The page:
The Jets left the door open a crack to a possible return from cornerback Antonio Cromartie when they cut him on Sunday, something that appeared to be of interest to Cromartie earlier in the offseason when discussing the possibility that he and his $9.5 million cap charge would be thrown overboard.
On Monday, Cromartie said that he’s not ruling out re-signing with the Jets after they made what he called “a business decision” after a less than “ideal season” in terms of performance and health. He’s not just going to wait for the Jets to call him back, however.
“The door’s still open,” Cromartie said on ESPN Radio, via the New York Daily News. “But I’m going to test the market, see where my numbers are.”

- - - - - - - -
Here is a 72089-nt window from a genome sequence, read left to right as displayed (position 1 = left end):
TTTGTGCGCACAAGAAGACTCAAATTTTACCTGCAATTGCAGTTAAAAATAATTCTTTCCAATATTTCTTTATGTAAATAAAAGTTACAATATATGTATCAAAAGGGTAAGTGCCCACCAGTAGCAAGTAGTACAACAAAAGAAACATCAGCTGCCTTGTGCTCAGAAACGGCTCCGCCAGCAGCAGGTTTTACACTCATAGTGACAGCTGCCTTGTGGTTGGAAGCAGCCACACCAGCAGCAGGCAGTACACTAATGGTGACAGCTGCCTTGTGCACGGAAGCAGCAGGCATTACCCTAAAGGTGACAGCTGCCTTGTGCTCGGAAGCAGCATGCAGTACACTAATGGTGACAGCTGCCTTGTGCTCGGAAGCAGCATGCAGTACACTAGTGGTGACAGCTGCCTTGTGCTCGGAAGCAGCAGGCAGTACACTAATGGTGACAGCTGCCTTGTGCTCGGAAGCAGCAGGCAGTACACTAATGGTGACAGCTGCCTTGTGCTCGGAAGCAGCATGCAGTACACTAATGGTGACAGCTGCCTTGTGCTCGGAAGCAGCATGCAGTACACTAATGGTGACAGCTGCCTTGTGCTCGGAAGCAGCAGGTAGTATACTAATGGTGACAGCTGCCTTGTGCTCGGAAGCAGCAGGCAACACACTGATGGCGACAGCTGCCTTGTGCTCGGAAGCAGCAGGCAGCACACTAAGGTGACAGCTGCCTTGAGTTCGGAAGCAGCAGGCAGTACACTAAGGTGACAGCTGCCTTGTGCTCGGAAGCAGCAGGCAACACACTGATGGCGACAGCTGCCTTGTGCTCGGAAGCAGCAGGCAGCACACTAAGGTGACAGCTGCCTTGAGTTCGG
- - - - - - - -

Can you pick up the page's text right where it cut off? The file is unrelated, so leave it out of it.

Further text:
Wherever he winds up, Cromartie promised that the league would see the Cromartie of old rather than the one that struggled through the 2013 season with a bad hip. With the Jets reportedly showing interest in corners like Alterraun Verner and Captain Munnerlyn and Cromartie saying they didn’t attempt to adjust his contract, that may well prove to be in another uniform.
The Cardinals, Chiefs and Panthers all won double-digit games in 2013. The Cards were competitive in the NFL’s toughest division, and the Panthers and Chiefs each made the postseason.
However, Nevada oddsmaker CG Technology appears willing to risk that those clubs will not play nearly as well in 2014 as they did a season ago.
CG (formerly Cantor Gaming) released its regular-season win total props last week – wagers where bettors can choose whether a team will go OVER or UNDER a certain number of victories. And of the 32 NFL teams listed at CG, only the Cardinals, Chiefs and Panthers had regular-season win totals at least three games lower than their number of 2013 regular-season wins.